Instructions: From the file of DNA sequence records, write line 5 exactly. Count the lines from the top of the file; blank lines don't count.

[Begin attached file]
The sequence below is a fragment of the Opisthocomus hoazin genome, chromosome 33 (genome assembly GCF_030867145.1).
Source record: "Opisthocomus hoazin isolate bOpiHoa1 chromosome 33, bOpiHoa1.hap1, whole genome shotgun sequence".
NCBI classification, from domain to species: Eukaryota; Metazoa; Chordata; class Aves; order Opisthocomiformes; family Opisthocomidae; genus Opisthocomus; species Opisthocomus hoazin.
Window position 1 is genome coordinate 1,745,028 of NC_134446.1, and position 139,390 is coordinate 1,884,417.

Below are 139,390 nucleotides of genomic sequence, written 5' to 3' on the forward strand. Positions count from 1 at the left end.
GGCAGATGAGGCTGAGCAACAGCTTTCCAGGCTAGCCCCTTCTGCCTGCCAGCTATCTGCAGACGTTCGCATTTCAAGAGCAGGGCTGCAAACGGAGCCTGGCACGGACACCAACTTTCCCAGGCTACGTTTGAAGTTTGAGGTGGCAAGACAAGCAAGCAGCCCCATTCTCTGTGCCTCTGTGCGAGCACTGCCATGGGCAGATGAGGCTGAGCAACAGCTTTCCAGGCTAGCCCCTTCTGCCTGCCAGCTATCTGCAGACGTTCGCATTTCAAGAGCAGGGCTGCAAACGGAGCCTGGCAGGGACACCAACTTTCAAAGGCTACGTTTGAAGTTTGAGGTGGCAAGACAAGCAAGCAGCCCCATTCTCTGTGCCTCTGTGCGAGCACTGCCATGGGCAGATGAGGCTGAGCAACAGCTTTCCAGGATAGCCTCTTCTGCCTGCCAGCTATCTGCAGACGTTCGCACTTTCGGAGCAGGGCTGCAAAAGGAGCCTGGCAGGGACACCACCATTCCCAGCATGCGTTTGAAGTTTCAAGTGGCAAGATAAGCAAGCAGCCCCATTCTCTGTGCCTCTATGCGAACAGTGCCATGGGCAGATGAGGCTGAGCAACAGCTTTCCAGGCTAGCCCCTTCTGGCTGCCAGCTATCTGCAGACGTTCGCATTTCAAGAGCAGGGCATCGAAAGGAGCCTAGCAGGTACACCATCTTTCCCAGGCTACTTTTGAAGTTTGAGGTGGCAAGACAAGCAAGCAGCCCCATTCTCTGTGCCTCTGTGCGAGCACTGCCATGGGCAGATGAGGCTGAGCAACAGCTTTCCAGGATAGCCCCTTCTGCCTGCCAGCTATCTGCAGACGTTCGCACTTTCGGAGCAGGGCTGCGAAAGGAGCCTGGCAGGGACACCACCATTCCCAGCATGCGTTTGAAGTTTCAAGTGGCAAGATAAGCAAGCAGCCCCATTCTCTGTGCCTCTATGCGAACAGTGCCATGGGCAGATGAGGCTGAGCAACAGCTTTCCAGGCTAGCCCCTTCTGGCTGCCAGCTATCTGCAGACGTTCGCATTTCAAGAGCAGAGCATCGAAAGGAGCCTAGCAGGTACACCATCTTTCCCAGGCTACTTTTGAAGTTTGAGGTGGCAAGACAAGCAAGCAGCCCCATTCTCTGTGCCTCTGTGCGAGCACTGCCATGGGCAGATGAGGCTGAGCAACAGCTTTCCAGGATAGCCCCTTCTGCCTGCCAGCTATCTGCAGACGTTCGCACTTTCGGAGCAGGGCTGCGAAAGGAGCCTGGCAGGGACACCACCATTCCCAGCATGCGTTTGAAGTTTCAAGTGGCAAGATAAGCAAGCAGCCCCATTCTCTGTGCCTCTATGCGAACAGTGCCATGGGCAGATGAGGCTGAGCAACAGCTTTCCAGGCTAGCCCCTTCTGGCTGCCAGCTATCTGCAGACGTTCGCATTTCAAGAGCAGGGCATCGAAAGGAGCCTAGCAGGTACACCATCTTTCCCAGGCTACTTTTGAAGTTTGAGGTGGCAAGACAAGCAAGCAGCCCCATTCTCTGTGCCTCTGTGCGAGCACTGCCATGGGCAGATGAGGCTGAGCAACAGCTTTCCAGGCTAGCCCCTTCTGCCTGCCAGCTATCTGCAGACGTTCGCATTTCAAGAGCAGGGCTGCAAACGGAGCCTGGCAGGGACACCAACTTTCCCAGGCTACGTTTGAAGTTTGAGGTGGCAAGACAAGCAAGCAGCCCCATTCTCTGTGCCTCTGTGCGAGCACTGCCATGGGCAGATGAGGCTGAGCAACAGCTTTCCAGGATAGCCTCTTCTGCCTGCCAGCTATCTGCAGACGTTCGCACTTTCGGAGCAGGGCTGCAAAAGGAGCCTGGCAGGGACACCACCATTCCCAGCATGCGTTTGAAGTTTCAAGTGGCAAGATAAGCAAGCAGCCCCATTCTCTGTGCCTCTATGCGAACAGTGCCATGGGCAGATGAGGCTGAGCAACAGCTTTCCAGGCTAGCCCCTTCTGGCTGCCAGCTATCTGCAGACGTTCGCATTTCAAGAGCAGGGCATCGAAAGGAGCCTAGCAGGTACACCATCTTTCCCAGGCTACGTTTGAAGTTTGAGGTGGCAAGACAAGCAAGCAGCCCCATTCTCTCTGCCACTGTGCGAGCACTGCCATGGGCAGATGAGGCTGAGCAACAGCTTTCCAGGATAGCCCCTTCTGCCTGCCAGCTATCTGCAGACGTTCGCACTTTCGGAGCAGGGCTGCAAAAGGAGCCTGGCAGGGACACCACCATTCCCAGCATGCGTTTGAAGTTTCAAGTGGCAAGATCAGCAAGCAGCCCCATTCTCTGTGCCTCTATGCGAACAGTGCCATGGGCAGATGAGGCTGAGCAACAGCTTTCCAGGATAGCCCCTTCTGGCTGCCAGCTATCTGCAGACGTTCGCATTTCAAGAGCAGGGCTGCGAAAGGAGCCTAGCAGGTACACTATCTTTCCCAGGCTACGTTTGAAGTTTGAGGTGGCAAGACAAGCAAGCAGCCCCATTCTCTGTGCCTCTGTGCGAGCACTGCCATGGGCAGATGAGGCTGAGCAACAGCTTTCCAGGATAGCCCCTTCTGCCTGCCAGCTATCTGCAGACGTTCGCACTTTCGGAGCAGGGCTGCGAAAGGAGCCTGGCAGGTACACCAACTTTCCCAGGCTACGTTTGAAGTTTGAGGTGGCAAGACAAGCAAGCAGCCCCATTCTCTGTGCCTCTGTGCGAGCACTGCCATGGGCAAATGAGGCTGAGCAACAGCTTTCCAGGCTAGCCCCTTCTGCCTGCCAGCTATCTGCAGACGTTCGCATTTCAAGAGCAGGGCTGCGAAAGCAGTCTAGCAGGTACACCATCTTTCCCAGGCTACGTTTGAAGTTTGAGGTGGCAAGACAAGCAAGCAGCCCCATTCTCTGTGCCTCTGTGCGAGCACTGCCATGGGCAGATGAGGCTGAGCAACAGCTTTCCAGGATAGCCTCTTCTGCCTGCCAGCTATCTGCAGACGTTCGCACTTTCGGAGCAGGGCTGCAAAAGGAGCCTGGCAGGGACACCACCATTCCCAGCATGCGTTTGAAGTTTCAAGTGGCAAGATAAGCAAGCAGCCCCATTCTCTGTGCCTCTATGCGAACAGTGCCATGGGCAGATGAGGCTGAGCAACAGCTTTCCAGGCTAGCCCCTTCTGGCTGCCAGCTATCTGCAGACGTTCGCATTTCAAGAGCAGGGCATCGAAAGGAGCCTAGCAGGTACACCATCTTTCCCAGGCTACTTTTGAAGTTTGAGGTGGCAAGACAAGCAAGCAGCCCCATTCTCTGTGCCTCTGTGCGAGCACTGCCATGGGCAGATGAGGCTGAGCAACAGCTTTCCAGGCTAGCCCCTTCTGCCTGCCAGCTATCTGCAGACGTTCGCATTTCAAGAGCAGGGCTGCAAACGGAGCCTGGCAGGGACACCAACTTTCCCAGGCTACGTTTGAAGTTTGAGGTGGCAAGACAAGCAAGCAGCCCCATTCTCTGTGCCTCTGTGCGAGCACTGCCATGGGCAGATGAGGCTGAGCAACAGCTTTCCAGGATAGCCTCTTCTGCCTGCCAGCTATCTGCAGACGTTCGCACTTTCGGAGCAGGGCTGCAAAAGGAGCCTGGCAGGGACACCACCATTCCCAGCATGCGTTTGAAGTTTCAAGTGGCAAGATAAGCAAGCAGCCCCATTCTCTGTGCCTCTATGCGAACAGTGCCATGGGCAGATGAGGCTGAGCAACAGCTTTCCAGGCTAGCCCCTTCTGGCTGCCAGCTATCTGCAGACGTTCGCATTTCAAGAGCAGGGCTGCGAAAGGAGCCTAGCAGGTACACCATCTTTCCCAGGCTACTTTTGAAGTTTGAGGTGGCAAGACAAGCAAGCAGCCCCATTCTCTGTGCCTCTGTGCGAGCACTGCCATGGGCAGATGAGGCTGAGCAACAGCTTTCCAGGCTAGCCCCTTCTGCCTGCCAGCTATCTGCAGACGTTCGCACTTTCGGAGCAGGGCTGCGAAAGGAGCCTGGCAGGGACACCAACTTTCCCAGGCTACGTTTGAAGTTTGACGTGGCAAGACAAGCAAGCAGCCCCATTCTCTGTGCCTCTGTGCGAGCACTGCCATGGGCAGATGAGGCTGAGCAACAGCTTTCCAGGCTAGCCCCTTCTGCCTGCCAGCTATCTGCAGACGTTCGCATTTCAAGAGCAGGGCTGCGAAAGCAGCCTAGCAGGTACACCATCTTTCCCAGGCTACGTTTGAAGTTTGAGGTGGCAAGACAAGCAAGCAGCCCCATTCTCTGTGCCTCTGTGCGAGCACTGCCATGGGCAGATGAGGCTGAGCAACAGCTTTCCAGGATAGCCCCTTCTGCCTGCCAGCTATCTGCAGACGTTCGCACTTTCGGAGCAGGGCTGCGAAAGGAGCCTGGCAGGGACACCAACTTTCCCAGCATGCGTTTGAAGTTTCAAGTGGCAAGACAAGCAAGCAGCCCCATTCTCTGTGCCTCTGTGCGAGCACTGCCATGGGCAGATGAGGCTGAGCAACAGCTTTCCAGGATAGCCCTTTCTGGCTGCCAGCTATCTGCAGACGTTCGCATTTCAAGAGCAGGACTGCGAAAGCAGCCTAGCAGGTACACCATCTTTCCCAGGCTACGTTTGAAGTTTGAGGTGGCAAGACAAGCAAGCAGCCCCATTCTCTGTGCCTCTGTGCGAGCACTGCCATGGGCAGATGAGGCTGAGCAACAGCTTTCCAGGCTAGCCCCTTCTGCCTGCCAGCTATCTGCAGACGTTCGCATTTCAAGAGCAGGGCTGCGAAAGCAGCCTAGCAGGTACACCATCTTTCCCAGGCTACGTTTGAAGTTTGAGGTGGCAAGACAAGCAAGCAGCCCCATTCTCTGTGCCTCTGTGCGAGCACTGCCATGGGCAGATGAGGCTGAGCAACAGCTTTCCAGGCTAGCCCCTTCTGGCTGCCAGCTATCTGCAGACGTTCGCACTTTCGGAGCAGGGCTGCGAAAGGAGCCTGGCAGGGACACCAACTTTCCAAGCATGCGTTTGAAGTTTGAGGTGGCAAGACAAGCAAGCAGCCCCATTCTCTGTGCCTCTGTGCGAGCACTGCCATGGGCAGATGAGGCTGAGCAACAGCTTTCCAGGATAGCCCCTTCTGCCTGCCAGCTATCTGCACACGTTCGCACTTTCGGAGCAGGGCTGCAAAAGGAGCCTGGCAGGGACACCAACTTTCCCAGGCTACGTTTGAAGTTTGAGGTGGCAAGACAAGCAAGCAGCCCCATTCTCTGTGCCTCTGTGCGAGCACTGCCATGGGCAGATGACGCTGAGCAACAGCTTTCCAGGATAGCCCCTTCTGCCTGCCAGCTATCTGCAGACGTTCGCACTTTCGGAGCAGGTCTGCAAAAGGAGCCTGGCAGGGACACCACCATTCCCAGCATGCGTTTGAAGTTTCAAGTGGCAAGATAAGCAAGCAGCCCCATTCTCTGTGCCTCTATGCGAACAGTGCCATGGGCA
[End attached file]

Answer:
Below are 139,390 nucleotides of genomic sequence, written 5' to 3' on the forward strand. Positions count from 1 at the left end.